Twenty-six patients were included in the audit with a mean (±sd) age of 70.3 years (±11) and a male to female ratio of 22:4. The indications for PDD are summarized in Table 1. Thirty-nine procedures were performed using 5-ALA and 62 biopsies were taken, 35 from bladder, 26 from upper urinary tract, and one patient underwent diagnostic TURP for strong fluorescence from the prostatic urethra. During the study period, 15 patients underwent PDD ureterorenoscopy once, nine patients had the procedure twice and two patients thrice.
Table 1. Indications for photodynamic diagnosis in study participants
Previous history of TCC
New patients (suspicious UT-TCC on CTU)
TCC, transitional cell carcinoma; UT-TCC, upper tract transitional cell carcinoma; CTU, computed tomography urogram. *Patient with history of bladder tumours and a new suspicious UT-TCC on follow-up CTU.
Thirty-five biopsies were taken from suspicious bladder mucosal lesions and one from fluorescent prostatic urethra. Among the bladder biopsies, 11 (31.5%) were taken from lesions seen with both white and blue light. Histological analysis showed that 10 (90.9%) of these biopsies were malignant. Twenty-four (68.5%) biopsies were taken from mucosal lesions seen under blue light only. Ten of these biopsies (41.6%) were benign while 11 biopsies (45.8%) were malignant (nine pTaG2, one pT1G3, one carcinoma in situ). Three biopsies (12.5%) showed dysplasia (Figs 1 and 2). Biopsy from prostatic urethra (diagnostic TURP) revealed pTaG3 TCC. Patients with negative biopsies were followed up with flexible cystoscopy, only if they had a history of bladder TCC.
Twenty-six biopsies were taken from renal pelvi-calyceal systems or ureters. Eleven of these biopsies were taken from lesions identified under both white and blue light and all of these were malignant. Five random biopsies were taken from mucosa with normal appearance in both white and blue light (reported as suspicious on CT urogram), all of which turned out to be benign. Ten biopsies (38.5%) were taken from the abnormal mucosal areas seen only in blue light (seven malignant pTaG2, two dysplasia and one benign) (Figs 1 and 2). The subsequent biopsy (after 3 months) in one ureteric dysplastic area was confirmed as pTaG2 tumour.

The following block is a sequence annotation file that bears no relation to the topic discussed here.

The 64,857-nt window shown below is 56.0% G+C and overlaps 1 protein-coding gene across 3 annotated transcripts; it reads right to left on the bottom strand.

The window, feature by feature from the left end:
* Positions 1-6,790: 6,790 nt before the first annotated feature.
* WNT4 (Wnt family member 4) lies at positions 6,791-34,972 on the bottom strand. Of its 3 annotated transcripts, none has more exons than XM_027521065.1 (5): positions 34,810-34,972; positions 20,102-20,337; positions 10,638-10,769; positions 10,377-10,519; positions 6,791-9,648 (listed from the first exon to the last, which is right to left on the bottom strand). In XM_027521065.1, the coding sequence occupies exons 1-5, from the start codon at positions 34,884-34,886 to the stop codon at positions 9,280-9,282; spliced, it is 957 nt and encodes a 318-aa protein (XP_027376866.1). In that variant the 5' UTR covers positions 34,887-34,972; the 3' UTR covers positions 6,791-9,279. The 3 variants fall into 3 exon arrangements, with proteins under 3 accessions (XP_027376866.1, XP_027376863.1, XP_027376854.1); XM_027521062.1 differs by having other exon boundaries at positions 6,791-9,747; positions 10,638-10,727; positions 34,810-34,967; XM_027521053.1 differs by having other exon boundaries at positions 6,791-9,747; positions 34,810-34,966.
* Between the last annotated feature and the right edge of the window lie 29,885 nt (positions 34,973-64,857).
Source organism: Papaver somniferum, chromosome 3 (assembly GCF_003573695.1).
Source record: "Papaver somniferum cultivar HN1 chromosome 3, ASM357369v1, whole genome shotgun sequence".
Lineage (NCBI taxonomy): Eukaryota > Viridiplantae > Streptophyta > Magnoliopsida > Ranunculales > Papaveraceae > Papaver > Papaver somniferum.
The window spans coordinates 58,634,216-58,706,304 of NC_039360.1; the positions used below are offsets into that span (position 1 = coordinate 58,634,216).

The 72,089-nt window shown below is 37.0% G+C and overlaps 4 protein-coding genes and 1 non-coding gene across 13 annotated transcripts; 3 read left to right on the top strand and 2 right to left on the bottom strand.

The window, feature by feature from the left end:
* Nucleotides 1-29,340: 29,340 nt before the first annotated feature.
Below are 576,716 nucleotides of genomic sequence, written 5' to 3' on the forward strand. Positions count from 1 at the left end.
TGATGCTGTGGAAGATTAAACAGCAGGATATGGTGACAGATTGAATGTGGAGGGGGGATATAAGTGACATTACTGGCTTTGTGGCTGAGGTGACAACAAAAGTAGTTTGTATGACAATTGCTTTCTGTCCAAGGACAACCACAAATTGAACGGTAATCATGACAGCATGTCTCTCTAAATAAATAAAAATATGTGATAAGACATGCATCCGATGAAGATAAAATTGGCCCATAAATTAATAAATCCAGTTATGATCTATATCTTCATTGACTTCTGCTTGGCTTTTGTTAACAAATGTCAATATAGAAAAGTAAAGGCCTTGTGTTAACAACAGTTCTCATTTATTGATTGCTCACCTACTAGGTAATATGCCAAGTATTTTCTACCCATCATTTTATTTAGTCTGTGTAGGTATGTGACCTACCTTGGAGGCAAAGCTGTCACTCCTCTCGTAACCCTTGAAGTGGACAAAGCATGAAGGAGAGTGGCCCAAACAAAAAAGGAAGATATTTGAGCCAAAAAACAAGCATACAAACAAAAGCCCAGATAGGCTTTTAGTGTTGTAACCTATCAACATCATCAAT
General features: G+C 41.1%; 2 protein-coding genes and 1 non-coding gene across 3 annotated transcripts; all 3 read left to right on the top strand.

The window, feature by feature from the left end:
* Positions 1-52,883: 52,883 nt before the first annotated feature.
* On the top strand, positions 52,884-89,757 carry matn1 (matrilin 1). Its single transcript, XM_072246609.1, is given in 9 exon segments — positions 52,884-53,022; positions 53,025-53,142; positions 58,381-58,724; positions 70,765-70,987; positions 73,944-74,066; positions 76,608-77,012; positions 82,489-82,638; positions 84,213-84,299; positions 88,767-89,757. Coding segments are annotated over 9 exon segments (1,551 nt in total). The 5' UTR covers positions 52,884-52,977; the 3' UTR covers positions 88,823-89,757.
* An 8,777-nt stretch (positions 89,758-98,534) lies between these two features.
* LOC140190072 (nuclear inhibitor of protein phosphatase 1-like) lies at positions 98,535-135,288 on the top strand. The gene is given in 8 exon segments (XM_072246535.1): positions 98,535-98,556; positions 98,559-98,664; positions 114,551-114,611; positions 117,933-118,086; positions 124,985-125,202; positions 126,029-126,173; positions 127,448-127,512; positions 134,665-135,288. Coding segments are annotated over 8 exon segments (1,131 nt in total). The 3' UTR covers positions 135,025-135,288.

Biopsies from most (90%) of the fluorescent areas seen under blue light were abnormal (malignant or dysplasia). One patient with benign histology had a repeat CT urogram and urinary cytology at 6 months. Both investigations were normal.
Additionally, 10 upper urinary tract lesions were visible only under blue light. The corresponding CT urograms were reported as normal in half of these patients and urine cytology was suspicious (C4) in only one of these five patients. Hence, with standard white light ureterorenoscopy these tumours could have been missed.
The median operation time was 30 min (range 15–60 min). The variability of time was the result of the additional procedures required, i.e. cystoscopy +/− biopsy/resection of bladder tumour and ureterorenoscopy +/− biopsy/ tumour ablation +/− stent(s) insertion. The cost of 1 vial of 5-ALA (1.5 g) was £110. PDD cystoscopy was being used as a diagnostic tool in our institution before we implemented PDD ureterorenoscopy, so purchase of the 7.5 Fr KARL STORZ PDD Flex-X ureterorenoscope (approximately £12 000) was the only additional cost.
No major complications were seen in the audit cohort. Two patients developed transient asymptomatic hypotension before endoscopy and four patients developed a facial skin photosensitive reaction. The patients were managed symptomatically and responded well without any long-term or serious outcomes.
We have shown that PDD ureterorenoscopy with oral 5-ALA is beneficial for the detection of malignant urothelial lesions that are not seen under standard white light. Appropriate management and prediction of prognosis of the urothelial TCC are dependent on careful endoscopic evaluation of the whole urinary tract. Concomitant urothelial tumours in the bladder and upper urinary tract, especially carcinoma in situ, are an important risk factor for tumour recurrence and progression [17–19].